Security Console Takes Center Seat to Boost BTB Catalog
The Winsted Corp., Minneapolis, featured a new LCD/3 security console on the cover of its 2004 catalog. The 370-pound, four-bay model, used by security personnel in office buildings, is priced at $3,283.
"We are happy with it," president Randy Smith said. "It took off surprisingly fast. Its selection for the cover was based on its technology, low cost, ergonomics and aesthetics."
Prices in the catalog range from $600 for a low-cost computer table to the installation of custom consoles manufactured based on specifics provided by end users that can cost up to $250,000. The higher-end options appear -- without prices -- on a four-page "Custom Solutions for Your Control Room" insert partway through the 180-page catalog.
"We can mix and match modular pieces to come up with a custom console," Smith said. "We're doing more custom consoles, and that's also helping to generate the results we're seeing."
Smith characterized the increases in average order and response rate as being "in the single digits" compared with last year's catalog. The book is one of three sent in February to a combined circulation of more than 50,000, which is unchanged from last year. Two catalogs targeted the broadcast industry, one listing prices and one that didn't.
"We have dealers who prefer that their customers not know the retail price because they put a lot of add-on features into the console, such as installation and freight," he said. "The reason we don't do a security version that does not contain prices is strictly a cost consideration for us."
Overall, only 5 percent of the circulation consisted of the unpriced broadcast version, while the balance was split between the versions with prices -- targeting the broadcast and security industries.
Thirty percent of the overall number of books went to prospects with names obtained from trade publications and trade associations. The roughly 20 publications from which prospect names were drawn included Security Dealer and Video Broadcast magazines.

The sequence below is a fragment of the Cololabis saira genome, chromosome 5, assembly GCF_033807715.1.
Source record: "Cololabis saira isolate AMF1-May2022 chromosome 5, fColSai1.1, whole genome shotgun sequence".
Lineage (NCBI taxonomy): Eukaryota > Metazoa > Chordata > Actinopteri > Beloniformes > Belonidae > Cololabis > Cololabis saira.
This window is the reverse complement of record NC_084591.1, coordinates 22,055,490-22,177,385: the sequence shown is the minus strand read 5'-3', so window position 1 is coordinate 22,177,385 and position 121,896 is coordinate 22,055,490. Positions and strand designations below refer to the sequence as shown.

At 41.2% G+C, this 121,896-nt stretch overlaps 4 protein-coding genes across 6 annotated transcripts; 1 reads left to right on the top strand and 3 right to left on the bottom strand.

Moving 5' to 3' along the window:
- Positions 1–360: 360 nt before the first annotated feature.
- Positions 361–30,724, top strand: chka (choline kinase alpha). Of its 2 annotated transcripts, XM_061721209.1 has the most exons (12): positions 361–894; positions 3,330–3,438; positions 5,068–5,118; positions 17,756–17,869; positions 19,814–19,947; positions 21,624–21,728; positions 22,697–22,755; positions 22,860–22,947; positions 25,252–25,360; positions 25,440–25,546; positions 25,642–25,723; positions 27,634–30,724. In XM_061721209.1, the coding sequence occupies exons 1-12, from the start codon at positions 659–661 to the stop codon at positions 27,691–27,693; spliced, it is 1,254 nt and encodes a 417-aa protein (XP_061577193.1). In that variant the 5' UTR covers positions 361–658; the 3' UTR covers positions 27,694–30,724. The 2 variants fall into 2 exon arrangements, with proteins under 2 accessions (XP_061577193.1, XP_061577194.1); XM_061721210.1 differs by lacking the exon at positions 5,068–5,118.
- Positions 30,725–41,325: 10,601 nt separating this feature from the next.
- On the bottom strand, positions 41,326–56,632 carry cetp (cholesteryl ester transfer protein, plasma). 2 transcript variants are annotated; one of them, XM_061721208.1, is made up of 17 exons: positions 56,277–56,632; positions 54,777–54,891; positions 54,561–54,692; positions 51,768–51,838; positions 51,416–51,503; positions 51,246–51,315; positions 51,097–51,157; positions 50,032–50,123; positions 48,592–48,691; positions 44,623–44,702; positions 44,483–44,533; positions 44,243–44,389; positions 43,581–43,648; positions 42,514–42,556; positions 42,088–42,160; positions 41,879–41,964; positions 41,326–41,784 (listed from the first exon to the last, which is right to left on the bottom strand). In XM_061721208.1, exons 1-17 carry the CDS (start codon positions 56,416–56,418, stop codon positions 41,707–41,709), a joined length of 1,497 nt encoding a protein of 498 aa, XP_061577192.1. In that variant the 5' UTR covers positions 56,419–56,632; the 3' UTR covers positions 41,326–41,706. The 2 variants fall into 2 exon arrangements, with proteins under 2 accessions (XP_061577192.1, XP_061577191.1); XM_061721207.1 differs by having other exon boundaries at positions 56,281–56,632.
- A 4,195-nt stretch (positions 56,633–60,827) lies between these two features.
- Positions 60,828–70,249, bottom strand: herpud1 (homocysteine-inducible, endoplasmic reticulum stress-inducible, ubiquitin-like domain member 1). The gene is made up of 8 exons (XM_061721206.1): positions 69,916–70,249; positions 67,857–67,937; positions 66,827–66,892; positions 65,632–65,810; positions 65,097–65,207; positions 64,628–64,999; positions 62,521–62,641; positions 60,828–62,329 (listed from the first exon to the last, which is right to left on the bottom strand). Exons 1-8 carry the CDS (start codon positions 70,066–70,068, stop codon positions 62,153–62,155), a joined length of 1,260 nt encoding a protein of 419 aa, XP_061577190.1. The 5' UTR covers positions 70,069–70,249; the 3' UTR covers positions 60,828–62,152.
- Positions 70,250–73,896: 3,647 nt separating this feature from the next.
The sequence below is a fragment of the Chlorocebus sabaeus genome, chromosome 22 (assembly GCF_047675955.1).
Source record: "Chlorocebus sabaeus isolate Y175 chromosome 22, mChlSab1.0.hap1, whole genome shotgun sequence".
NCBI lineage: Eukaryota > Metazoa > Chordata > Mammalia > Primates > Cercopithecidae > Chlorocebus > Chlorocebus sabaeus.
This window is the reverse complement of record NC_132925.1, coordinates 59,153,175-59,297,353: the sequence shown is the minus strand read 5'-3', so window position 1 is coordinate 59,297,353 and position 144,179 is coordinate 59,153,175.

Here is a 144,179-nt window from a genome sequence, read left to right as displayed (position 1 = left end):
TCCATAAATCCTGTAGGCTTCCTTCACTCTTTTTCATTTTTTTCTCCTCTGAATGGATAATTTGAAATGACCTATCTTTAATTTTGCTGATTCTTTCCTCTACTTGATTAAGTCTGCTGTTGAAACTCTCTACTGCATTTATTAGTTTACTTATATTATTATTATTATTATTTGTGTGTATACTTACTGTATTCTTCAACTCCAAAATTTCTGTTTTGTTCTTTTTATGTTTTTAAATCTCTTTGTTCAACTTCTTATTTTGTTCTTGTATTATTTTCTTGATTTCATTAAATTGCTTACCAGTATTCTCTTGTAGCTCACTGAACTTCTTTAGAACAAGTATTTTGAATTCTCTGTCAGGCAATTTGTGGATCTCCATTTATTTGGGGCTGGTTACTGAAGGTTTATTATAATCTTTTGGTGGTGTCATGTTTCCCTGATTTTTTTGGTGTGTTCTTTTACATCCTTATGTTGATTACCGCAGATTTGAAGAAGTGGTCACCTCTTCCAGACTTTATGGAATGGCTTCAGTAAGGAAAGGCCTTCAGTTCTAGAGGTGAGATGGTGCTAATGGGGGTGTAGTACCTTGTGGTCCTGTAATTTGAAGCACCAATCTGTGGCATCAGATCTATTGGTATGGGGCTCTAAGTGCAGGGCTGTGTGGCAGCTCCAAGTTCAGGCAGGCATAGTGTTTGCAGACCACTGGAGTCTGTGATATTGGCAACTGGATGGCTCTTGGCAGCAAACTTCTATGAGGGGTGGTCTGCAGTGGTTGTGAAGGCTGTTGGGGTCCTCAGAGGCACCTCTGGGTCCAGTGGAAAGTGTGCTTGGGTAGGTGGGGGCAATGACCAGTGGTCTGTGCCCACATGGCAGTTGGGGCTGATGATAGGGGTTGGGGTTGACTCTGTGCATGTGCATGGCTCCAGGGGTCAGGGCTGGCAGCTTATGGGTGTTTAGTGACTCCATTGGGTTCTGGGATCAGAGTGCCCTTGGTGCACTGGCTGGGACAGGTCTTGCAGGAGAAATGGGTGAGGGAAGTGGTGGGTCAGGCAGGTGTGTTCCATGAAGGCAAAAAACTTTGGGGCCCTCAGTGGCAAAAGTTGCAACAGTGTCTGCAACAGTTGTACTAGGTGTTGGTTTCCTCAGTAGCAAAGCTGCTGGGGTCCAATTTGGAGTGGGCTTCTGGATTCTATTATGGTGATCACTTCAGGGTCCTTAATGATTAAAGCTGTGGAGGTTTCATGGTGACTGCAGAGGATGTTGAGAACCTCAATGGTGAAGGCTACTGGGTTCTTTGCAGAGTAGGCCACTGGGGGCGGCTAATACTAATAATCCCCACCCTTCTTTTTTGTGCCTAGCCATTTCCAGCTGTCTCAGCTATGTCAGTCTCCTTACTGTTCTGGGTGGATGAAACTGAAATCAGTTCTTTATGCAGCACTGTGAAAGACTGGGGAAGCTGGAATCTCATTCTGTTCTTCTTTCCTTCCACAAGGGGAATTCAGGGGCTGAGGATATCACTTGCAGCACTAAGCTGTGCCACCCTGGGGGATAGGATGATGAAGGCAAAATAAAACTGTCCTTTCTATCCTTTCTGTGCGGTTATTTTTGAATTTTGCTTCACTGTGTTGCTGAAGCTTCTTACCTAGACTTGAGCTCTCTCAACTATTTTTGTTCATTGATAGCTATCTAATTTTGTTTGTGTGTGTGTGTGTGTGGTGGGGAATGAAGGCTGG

"We do more prospecting with a smaller book that we produce, but very little with our big books," Smith said.
Three versions of the big book are mailed in February, May and September.
Fortune 500 companies are part of the house file.
"The broadcast side of the business includes post-production video editors who will order consoles and racks they'll use for video editing," Smith said. "On the security side, it could be anybody. For broadcast, we have the major networks, including HBO."
The company's toll-free number and e-mail address are listed throughout the book, but there is no order form.
"We're unique in that we take our direct mail order approach in such a way that we drive the order to our dealers even as we're forever getting our name in front of the end user," he said. "We have 2,000 dealers worldwide. Those who are interested in what we offer call the 800 number, and we get them in touch with someone."
The dealer network also receives the book. It is for their convenience that three holes are punched in the catalog, allowing it to be kept in binders.
"Nobody needs this unless a dealer can put the system together," Smith said. "For a closed-circuit system in an office building, you need [someone] who will install it. With all of the wires and cameras, hardly anybody buys a console by itself, whether it's a producer at NBC in Rockefeller Center or the warden of a prison."
The SKU total exceeds 1,200.
"We've been able to drop and add products to keep the number of pages consistent," he said. "About 15 percent of the products are new compared with what we had last year."